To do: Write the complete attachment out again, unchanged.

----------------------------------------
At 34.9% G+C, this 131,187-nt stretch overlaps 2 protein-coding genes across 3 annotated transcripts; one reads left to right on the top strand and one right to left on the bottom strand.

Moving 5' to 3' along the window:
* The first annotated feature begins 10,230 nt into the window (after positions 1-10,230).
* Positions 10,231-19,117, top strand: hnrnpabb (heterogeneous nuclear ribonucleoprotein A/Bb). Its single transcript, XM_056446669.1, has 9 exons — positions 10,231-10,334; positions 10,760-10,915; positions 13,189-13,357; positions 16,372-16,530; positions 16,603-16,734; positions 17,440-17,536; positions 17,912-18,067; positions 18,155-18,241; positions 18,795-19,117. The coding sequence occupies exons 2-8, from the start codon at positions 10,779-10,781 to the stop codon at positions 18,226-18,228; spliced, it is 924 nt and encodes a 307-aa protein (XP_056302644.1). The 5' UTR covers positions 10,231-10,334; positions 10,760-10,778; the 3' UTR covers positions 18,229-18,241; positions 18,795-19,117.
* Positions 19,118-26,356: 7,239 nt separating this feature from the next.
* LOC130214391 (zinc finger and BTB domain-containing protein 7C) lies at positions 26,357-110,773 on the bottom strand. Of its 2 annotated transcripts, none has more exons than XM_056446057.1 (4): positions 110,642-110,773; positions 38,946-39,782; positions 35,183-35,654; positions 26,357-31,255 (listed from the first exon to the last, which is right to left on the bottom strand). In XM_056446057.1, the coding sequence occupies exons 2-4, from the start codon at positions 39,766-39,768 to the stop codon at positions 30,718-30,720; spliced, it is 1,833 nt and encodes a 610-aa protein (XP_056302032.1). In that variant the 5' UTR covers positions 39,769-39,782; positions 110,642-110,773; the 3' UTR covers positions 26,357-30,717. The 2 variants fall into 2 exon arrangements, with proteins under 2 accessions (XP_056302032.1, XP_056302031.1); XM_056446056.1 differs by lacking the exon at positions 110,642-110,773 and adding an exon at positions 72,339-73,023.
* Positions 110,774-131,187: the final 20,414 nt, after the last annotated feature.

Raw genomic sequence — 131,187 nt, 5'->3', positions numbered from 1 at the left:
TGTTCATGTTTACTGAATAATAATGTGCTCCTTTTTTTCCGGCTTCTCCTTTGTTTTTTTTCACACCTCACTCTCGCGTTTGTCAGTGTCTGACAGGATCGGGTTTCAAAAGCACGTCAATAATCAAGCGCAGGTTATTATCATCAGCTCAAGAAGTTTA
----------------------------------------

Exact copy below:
At 34.9% G+C, this 131,187-nt stretch overlaps 2 protein-coding genes across 3 annotated transcripts; one reads left to right on the top strand and one right to left on the bottom strand.

Moving 5' to 3' along the window:
* The first annotated feature begins 10,230 nt into the window (after positions 1-10,230).
* Positions 10,231-19,117, top strand: hnrnpabb (heterogeneous nuclear ribonucleoprotein A/Bb). Its single transcript, XM_056446669.1, has 9 exons — positions 10,231-10,334; positions 10,760-10,915; positions 13,189-13,357; positions 16,372-16,530; positions 16,603-16,734; positions 17,440-17,536; positions 17,912-18,067; positions 18,155-18,241; positions 18,795-19,117. The coding sequence occupies exons 2-8, from the start codon at positions 10,779-10,781 to the stop codon at positions 18,226-18,228; spliced, it is 924 nt and encodes a 307-aa protein (XP_056302644.1). The 5' UTR covers positions 10,231-10,334; positions 10,760-10,778; the 3' UTR covers positions 18,229-18,241; positions 18,795-19,117.
* Positions 19,118-26,356: 7,239 nt separating this feature from the next.
* LOC130214391 (zinc finger and BTB domain-containing protein 7C) lies at positions 26,357-110,773 on the bottom strand. Of its 2 annotated transcripts, none has more exons than XM_056446057.1 (4): positions 110,642-110,773; positions 38,946-39,782; positions 35,183-35,654; positions 26,357-31,255 (listed from the first exon to the last, which is right to left on the bottom strand). In XM_056446057.1, the coding sequence occupies exons 2-4, from the start codon at positions 39,766-39,768 to the stop codon at positions 30,718-30,720; spliced, it is 1,833 nt and encodes a 610-aa protein (XP_056302032.1). In that variant the 5' UTR covers positions 39,769-39,782; positions 110,642-110,773; the 3' UTR covers positions 26,357-30,717. The 2 variants fall into 2 exon arrangements, with proteins under 2 accessions (XP_056302032.1, XP_056302031.1); XM_056446056.1 differs by lacking the exon at positions 110,642-110,773 and adding an exon at positions 72,339-73,023.
* Positions 110,774-131,187: the final 20,414 nt, after the last annotated feature.

Raw genomic sequence — 131,187 nt, 5'->3', positions numbered from 1 at the left:
TGTTCATGTTTACTGAATAATAATGTGCTCCTTTTTTTCCGGCTTCTCCTTTGTTTTTTTTCACACCTCACTCTCGCGTTTGTCAGTGTCTGACAGGATCGGGTTTCAAAAGCACGTCAATAATCAAGCGCAGGTTATTATCATCAGCTCAAGAAGTTTA